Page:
The trade, of course, also goes the other direction. In a consistently rising interest rate environment, bonds are devalued the moment they’re sold. Life insurers would be faced with a far more problematic choice – sell now at a loss to reinvest for higher yields or hang on to earn a yield that is no longer attractive. But here, life insurers face a new problem. If yields are falling, life insurers don’t have to work hard to provide better-than-market returns because their portfolio falls more slowly than the market. But if yields are rising, life insurers must pay a market rate or else policyholders will surrender their contracts (if they have the option) to transfer the money to a higher yielding instrument. Life insurers would be forced to sell devalued bond holdings rather than to hold to maturity, creating stores of realized capital losses rather than gains. There are some protections built for the life insurer such as the IMR, which amortizes the losses in the same way as the gains, and the ability for the insurer to delay surrender payments for 6 months. The insurer still has to pay the piper, but with a payment plan.
I say all this to make a simple point – we’re likely at a turning point in the life insurance industry where the risk to the life insurer from being an asset manager outweighs the rewards. It’s been a fantastic 35 years to be a life insurer asset manager and, arguably, the best decade was the most recent one. Life insurers could offer above-market rates and strategically tap huge stores of unrealized capital gains without a lot of skill. Now, yields are so low that managing money means one of two outcomes. Interest rates are either going to inch lower, which will provide the same benefits as over the past 30 years but with less room to drop, or they’re going to increase, which will put significant pressure on insurers as asset managers. The product guys will celebrate, the investment guys will sweat.
The solution is going to vary by company. Some firms are so heavily concentrated in long-tail guarantee products that the prospect of rising rates will be an almost unmitigated benefit because their clients aren’t being paid “market rates” and don’t have surrender values that can be weaponized against the insurer. For those firms, rising rates are akin to hitting your number in craps. It bails them out. They might even decide to double-down on the bet. And for many of these firms, they won’t have another choice. They’re all-in already. Their fate is sealed.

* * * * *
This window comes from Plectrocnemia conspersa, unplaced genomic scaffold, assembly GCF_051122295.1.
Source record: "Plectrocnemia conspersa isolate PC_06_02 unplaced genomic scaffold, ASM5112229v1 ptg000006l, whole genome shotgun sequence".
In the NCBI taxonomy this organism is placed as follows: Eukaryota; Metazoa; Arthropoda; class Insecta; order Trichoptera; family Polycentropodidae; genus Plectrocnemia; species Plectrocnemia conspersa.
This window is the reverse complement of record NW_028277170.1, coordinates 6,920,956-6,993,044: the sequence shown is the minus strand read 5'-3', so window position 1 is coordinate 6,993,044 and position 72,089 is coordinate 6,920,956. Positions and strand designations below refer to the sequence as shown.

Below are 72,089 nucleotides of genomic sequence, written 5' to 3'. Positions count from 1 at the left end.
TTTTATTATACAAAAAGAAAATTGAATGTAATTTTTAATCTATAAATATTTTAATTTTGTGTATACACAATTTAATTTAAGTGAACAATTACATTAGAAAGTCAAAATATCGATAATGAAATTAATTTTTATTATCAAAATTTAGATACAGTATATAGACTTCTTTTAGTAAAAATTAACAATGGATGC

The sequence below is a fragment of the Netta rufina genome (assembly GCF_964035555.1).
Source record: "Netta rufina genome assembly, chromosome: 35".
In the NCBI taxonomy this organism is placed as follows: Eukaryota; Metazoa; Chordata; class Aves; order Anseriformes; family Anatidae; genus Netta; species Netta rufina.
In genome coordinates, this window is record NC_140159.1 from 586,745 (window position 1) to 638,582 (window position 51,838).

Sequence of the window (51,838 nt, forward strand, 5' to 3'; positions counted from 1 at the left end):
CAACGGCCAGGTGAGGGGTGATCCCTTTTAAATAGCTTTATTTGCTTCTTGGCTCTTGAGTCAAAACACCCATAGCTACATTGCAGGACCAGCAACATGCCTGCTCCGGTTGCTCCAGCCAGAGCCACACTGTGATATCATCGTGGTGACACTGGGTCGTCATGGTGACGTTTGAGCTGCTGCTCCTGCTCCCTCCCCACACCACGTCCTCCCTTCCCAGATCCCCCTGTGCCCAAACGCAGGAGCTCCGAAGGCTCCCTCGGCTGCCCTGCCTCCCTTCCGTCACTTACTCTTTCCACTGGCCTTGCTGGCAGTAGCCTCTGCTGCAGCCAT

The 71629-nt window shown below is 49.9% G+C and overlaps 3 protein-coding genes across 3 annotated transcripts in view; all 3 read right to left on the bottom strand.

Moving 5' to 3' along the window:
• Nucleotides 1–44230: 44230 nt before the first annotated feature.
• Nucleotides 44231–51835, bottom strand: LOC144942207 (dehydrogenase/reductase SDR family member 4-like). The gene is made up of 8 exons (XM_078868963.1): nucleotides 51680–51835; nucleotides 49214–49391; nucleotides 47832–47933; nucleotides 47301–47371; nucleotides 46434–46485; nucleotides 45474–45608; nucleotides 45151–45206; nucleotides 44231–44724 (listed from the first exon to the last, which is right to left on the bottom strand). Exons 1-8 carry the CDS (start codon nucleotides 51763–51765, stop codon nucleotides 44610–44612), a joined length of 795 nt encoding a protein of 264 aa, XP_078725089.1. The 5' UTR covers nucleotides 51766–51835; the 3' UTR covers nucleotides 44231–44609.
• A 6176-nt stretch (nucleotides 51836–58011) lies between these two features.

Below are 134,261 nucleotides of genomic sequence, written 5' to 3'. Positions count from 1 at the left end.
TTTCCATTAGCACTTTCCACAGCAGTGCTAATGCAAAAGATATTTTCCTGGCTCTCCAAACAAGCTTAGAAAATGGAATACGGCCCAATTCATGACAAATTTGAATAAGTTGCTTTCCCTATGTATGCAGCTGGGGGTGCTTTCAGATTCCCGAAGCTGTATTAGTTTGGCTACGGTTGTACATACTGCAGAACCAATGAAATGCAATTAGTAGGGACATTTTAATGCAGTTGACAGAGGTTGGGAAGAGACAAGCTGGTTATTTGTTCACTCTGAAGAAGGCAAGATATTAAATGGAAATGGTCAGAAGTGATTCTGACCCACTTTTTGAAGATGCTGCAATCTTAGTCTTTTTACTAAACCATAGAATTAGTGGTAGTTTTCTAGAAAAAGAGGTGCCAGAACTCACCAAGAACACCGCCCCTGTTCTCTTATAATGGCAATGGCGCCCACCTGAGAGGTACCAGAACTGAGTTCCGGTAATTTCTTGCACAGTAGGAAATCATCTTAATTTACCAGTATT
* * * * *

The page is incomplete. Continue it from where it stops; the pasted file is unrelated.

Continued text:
The big mutual companies have a different choice. All four are practically flooded with capital. At Northwestern, for example, the company could pay an extraordinary dividend of nearly $5.7B – essentially 2019’s entire paid dividend – and the company would have roughly the same RBC ratio as Lincoln. New York Life could spare $3.7B to match Lincoln’s RBC, which is equal to roughly two years’ worth of dividends. The only mutual operating on an RBC ratio closer to Lincoln is MassMutual, but they have the distinct advantage of having the highest ratio of capital surplus to paid dividend (14.67), dwarfing Northwestern’s (5.57). A slight change in capitalization at MassMutual could provide a huge lift to the dividend. All of these firms have the ability to tap their prodigious capital stores to maintain market-level rates in a rising rate environment for long enough to have their investment yields rise. Whether they choose to do it is a different matter, but the opportunity is there.
For companies that have brought home the bacon for the last few years with Indexed UL, the headwinds are starting to pile up. Caps are obviously under immense pressure and the optics of the product have changed significantly over the last few years. Let’s not forget the fact that just 5 years ago, companies selling Indexed UL were telling their regulators that a 12% cap was “reasonable” and that it was “unrealistic” to think that caps would fall below 10%. Well, here we are, and there’s not really a solution. Falling rates will continue to put pressure on caps and illustrated rates. Rising interest rates will all but guarantee a swift decline in caps as option prices increase faster than portfolio rates. Over the past decade, there’s really not a good scenario for Indexed UL. It had its run. Companies made a lot of money. Now, the tide has turned. What’s a company to do?
Sell Variable UL, that’s what. Variable UL is the only product that doesn’t require a life insurer to be the asset manager. Life insurers had a good run as asset managers but now the times have changed. It’s time to hand over the keys. Who takes the bond duration risk in a Variable UL? The client. Who takes equity risk in a Variable UL? The client. And who reaps the rewards from taking the risk? The client. That’s the power of Variable UL. The client is the party to the transaction that is most able – and most willing – to take risk in order to earn commensurate return. It’s the best solution to a long-term low or rising rate environment for the life insurer.
But before we go, I want to make one other point that dawned on me as I was writing this. Most people think of Whole Life as the antithesis of Variable UL and, of course, that seems true. Whole Life is often positioned as the least risky, most stable, most consistent product on the market, a counterpoint to the wildly volatile and unpredictable Variable UL, with other forms of Universal Life lying in between. Framed that way, Whole Life and VUL have nothing in common. They are polar opposites.
I don’t think that’s the right way to view the products. A more accurate framework is to think of the dividend in Whole Life as an equity stake in the mutual company. If the mutual company takes a beating from selling devalued bonds in a rising rate environment, who pays for it? The client. If the bond fund in a Variable UL takes a beating from the same fact pattern, who pays for it? The client. Whole Life and Variable UL have far more in common than people think. You might even go so far as to say that Whole Life is a variable product invested entirely in the shares of a single company that provides the minimum guaranteed values for the policy. What makes Variable UL so incredibly resilient to any economic environment is that the client takes the risk. And, in a supreme twist of irony, that’s exactly what makes Whole Life resilient as well. If the future is about pushing more risk to the client, then it appears that both Whole Life and Variable UL have pieces of that future – albeit, very different ones.